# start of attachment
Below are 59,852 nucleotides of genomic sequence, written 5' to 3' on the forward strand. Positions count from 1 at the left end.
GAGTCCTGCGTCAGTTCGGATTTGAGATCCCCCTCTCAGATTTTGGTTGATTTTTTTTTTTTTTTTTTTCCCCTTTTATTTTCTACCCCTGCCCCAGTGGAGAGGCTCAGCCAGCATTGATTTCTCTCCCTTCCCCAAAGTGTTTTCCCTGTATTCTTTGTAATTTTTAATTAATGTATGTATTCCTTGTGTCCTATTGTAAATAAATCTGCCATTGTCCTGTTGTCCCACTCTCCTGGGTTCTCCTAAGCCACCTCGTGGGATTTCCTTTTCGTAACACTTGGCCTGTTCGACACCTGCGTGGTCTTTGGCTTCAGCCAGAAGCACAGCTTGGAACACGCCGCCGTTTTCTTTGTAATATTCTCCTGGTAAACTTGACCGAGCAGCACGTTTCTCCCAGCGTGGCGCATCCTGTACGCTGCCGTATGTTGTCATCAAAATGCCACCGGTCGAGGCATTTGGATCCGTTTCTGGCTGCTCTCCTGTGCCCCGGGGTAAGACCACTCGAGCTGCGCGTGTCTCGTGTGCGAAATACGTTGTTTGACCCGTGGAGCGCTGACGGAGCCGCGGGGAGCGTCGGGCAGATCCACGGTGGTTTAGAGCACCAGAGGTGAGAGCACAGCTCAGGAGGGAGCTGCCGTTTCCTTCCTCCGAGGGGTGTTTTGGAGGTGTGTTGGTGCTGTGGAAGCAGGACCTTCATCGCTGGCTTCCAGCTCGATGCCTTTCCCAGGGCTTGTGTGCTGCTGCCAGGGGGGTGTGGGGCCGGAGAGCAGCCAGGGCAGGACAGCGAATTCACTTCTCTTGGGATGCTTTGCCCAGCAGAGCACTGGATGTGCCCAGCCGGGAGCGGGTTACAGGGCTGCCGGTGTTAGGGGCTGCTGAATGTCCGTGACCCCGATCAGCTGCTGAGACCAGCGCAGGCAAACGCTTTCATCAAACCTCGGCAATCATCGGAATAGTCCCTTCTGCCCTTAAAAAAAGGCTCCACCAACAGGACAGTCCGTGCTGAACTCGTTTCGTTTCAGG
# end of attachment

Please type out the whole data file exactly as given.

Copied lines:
Below are 59,852 nucleotides of genomic sequence, written 5' to 3' on the forward strand. Positions count from 1 at the left end.
GAGTCCTGCGTCAGTTCGGATTTGAGATCCCCCTCTCAGATTTTGGTTGATTTTTTTTTTTTTTTTTTTCCCCTTTTATTTTCTACCCCTGCCCCAGTGGAGAGGCTCAGCCAGCATTGATTTCTCTCCCTTCCCCAAAGTGTTTTCCCTGTATTCTTTGTAATTTTTAATTAATGTATGTATTCCTTGTGTCCTATTGTAAATAAATCTGCCATTGTCCTGTTGTCCCACTCTCCTGGGTTCTCCTAAGCCACCTCGTGGGATTTCCTTTTCGTAACACTTGGCCTGTTCGACACCTGCGTGGTCTTTGGCTTCAGCCAGAAGCACAGCTTGGAACACGCCGCCGTTTTCTTTGTAATATTCTCCTGGTAAACTTGACCGAGCAGCACGTTTCTCCCAGCGTGGCGCATCCTGTACGCTGCCGTATGTTGTCATCAAAATGCCACCGGTCGAGGCATTTGGATCCGTTTCTGGCTGCTCTCCTGTGCCCCGGGGTAAGACCACTCGAGCTGCGCGTGTCTCGTGTGCGAAATACGTTGTTTGACCCGTGGAGCGCTGACGGAGCCGCGGGGAGCGTCGGGCAGATCCACGGTGGTTTAGAGCACCAGAGGTGAGAGCACAGCTCAGGAGGGAGCTGCCGTTTCCTTCCTCCGAGGGGTGTTTTGGAGGTGTGTTGGTGCTGTGGAAGCAGGACCTTCATCGCTGGCTTCCAGCTCGATGCCTTTCCCAGGGCTTGTGTGCTGCTGCCAGGGGGGTGTGGGGCCGGAGAGCAGCCAGGGCAGGACAGCGAATTCACTTCTCTTGGGATGCTTTGCCCAGCAGAGCACTGGATGTGCCCAGCCGGGAGCGGGTTACAGGGCTGCCGGTGTTAGGGGCTGCTGAATGTCCGTGACCCCGATCAGCTGCTGAGACCAGCGCAGGCAAACGCTTTCATCAAACCTCGGCAATCATCGGAATAGTCCCTTCTGCCCTTAAAAAAAGGCTCCACCAACAGGACAGTCCGTGCTGAACTCGTTTCGTTTCAGG